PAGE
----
Welcome the First 3D Printed Functional Motorcycle

TE Connectivity replicated a Harley-Davidson Softail motorcycle by 3D printing it to demonstrate how advanced this technology has become. However, the main goal behind this endeavor that took around 1,000 work hours and $25,000 is not to deliver just another 3D printed toy.
A 3D printed functional motorcycle 7 photos
Steel rotors on a 3d printed ABS rimA fake, plastic engineThese ABS wheels roll on 3d printed bearingsA stylish 3D printed taillightAlmost everything is 3D printedA 3d printed bike
The TE Connectivity motorcycle is a fully-functional one, though equipped with a small electric motor. This all-ABS plastic bike can even carry two adults, though its on-road capabilities are rather limited by the modest power of the motor.

A 1 hp, 750W motor was installed at the heart of this contraption, and it can push the motorcycle to a decent 15 mph (24 km/h) speed. The battery is, however, a small one, so the usability of the motorcycle is limited to demonstrative purposes.

3D printed bearings sound like the future is here

Of course, not the entire bike was 3D printed. The motor, battery pack, tires and their tubes, as well as the braking system, belt drive, and wiring harness have all been sourced elsewhere, for obvious reasons.

Still, this leaves us with a frame that accommodates the 3D printed rims. TE had to test these rims and make sure their beads will retain the tires after the tubes are inflated to the spec pressure. The fenders, steering head and clamps, and all the rest of the 8 ft-long (2.43 m) bike came to life on the trays of 3D printers.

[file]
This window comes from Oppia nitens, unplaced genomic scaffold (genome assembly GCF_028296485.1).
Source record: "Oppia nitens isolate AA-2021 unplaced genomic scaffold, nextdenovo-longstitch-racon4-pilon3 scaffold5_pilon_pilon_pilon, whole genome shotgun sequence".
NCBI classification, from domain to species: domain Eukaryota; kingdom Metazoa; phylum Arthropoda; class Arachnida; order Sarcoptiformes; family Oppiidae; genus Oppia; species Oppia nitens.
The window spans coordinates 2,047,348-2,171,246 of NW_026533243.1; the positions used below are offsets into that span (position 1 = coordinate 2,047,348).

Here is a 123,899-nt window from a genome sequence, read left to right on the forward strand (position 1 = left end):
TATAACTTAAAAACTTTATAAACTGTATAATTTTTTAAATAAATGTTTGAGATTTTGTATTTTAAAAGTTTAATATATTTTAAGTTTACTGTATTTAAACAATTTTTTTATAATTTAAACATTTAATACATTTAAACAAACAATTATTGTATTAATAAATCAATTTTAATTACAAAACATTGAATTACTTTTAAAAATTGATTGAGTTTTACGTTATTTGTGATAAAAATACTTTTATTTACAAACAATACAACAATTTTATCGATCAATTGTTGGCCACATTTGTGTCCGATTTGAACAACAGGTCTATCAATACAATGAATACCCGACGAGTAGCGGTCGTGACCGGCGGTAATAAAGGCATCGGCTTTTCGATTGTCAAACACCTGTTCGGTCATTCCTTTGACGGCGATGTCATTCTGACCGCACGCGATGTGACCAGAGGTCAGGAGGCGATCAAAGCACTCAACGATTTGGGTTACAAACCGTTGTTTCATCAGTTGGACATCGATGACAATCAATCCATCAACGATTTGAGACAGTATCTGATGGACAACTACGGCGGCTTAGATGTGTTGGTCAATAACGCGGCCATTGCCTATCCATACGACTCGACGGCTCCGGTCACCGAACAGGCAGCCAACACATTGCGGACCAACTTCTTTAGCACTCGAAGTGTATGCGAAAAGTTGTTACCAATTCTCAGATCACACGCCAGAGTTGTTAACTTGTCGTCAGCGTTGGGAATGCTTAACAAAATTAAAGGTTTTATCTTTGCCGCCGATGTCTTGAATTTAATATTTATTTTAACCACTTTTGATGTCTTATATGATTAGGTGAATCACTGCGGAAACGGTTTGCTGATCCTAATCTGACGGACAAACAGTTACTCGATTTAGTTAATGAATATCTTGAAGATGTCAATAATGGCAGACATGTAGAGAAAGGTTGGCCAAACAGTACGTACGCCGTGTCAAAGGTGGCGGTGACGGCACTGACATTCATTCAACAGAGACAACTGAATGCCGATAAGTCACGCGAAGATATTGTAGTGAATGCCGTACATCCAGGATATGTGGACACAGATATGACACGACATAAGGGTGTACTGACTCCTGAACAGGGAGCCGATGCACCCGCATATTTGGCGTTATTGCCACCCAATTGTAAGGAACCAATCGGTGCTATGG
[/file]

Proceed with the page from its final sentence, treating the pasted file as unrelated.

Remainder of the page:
While the speed or 400 lb (181 kg) carrying capacity may fail to make a strong impression on you, learning that the bike is actually rolling on 3D printed bearings surely will. These are the highest-risk components even incorporated in a similar build.

TE Connectivity designed these bearings as one of the strongest exponents of how far this technology has gone. Samples of the wheel bearings have been prototyped and then built for testing. They spun at 2,000 rpm in conditions similar to what a real-world ride would and passed the test in flying colors.

Now, this 3D printed Harley look-alike is not the bike you'd ride across the continent, at least not yet. It, however, serves as a great example of what can be obtained through 3D print technologies. Moreoever, the bike TE exhibited at the Rapid 2015 technology show is the second iteration, as the original one was damaged during transport. And the effortless repeatability of such items is only one of the convenient things that come with 3D printing.
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